Many people push survivors to forgive because they think it will fix a lot of troubles for people with trauma. Some people say not forgiving means “holding onto anger” and is “poisoning yourself” or “letting them have power over you”, but this is the kind of thing that differs from person to person. One of the keys in this is that it is an important part of healing to reach a point where the person who hurt you isn’t constantly on your mind and thoughts of them are not in control of your life. For some, this may require forgiveness, but not for all.

Sometimes the reason others push for forgiveness isn’t about the health of the survivor at all, but because they want to be able to pretend everything is okay, especially if the survivor and the one who hurt them are both family. Forgiving someone does not obligate you to play “happy family” with them, nor should you feel you have to forgive in order to please others. It doesn’t matter if they are mentally ill, blood related, or were abused themselves. It doesn’t matter if they had good intentions. There is no reason you must forgive someone. If you are going to forgive someone who hurt you, please do so for yourself. You’re what matters in all this. Even if you forgive them, it is still valid to be low or no contact with them. Forgiving someone does not mean you need to forget what they did, or trust them.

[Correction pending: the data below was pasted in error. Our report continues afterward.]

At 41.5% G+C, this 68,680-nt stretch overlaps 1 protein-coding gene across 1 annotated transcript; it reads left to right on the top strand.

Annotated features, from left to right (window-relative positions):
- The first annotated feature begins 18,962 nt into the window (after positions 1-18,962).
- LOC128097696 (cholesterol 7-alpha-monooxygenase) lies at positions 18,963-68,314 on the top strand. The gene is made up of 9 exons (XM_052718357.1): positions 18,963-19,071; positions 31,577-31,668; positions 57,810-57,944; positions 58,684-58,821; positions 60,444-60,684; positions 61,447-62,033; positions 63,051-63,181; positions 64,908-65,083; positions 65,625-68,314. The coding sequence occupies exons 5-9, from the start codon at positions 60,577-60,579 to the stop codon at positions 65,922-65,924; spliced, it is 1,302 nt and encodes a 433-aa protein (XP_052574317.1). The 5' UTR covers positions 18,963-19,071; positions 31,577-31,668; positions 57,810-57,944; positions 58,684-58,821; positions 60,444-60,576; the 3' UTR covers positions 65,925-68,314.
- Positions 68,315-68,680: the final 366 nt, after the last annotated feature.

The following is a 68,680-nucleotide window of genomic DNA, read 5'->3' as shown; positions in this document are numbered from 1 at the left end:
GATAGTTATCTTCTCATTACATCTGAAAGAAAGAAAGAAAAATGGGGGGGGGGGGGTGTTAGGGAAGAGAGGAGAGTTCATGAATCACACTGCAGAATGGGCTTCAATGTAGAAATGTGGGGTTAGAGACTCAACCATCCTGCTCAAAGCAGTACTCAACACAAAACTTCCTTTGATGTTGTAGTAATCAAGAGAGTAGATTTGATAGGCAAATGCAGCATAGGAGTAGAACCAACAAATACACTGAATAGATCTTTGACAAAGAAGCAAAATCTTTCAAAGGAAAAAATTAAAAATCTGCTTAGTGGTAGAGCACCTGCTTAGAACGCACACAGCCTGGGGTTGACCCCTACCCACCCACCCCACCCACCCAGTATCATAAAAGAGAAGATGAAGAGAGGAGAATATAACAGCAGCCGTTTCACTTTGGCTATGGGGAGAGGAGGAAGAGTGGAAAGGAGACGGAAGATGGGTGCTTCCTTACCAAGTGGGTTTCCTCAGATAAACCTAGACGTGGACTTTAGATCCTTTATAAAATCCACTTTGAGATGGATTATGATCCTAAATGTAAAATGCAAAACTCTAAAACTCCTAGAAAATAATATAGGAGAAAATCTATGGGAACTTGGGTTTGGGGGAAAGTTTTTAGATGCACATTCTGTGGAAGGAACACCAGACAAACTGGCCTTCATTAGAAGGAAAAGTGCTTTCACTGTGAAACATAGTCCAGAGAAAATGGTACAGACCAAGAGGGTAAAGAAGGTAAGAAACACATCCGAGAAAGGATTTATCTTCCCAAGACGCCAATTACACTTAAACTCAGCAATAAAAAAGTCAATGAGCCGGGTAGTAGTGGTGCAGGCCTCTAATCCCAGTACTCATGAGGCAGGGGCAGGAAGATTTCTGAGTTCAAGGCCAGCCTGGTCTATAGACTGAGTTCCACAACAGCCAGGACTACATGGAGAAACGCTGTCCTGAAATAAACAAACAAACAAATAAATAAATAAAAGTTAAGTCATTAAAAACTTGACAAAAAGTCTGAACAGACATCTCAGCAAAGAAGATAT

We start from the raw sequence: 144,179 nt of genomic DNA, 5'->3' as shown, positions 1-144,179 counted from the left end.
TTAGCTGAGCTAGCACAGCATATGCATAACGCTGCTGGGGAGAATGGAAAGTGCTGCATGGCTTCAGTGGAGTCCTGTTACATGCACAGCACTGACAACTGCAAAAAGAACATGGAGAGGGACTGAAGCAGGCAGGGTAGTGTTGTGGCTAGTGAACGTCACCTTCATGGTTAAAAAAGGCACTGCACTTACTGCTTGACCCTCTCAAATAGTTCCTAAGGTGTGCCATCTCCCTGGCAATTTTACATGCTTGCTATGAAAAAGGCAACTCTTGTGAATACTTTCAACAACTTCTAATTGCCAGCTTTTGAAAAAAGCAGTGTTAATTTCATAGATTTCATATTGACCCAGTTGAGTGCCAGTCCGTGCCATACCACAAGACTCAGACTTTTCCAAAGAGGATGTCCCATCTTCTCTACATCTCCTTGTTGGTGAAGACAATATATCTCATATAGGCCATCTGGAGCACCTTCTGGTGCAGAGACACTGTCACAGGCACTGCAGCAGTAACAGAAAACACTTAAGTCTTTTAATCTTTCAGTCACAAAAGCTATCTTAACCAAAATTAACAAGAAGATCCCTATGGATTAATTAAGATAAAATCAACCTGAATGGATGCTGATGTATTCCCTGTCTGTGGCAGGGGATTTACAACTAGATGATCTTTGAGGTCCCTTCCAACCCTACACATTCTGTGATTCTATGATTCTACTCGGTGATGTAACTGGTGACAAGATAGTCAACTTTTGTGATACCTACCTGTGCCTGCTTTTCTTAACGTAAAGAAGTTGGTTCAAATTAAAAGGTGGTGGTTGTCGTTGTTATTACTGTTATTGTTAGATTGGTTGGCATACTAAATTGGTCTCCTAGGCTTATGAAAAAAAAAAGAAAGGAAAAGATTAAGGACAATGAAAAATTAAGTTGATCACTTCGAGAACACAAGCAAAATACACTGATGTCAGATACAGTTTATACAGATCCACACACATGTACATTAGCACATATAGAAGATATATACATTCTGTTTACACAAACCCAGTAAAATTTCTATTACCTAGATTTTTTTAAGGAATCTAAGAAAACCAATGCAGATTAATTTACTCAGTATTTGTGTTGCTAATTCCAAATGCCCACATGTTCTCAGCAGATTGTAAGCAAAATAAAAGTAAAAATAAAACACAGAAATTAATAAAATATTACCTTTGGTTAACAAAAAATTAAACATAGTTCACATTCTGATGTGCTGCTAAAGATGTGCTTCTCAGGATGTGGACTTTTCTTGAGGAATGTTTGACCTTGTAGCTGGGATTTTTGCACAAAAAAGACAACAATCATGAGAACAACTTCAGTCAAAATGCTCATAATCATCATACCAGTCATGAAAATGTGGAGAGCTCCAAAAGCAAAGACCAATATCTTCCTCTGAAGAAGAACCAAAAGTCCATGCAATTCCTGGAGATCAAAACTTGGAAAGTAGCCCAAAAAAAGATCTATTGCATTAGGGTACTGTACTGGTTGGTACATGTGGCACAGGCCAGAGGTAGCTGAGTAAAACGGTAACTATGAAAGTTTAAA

A lot of survivors may feel pressured because the person who hurt them has apologized. You don’t owe them anything, even if this is the case. You do not owe them anything, even if they have genuinely changed for the better. Even if they are better, it doesn't erase what they have done in the past, and it certainly isn’t likely to have healed your trauma.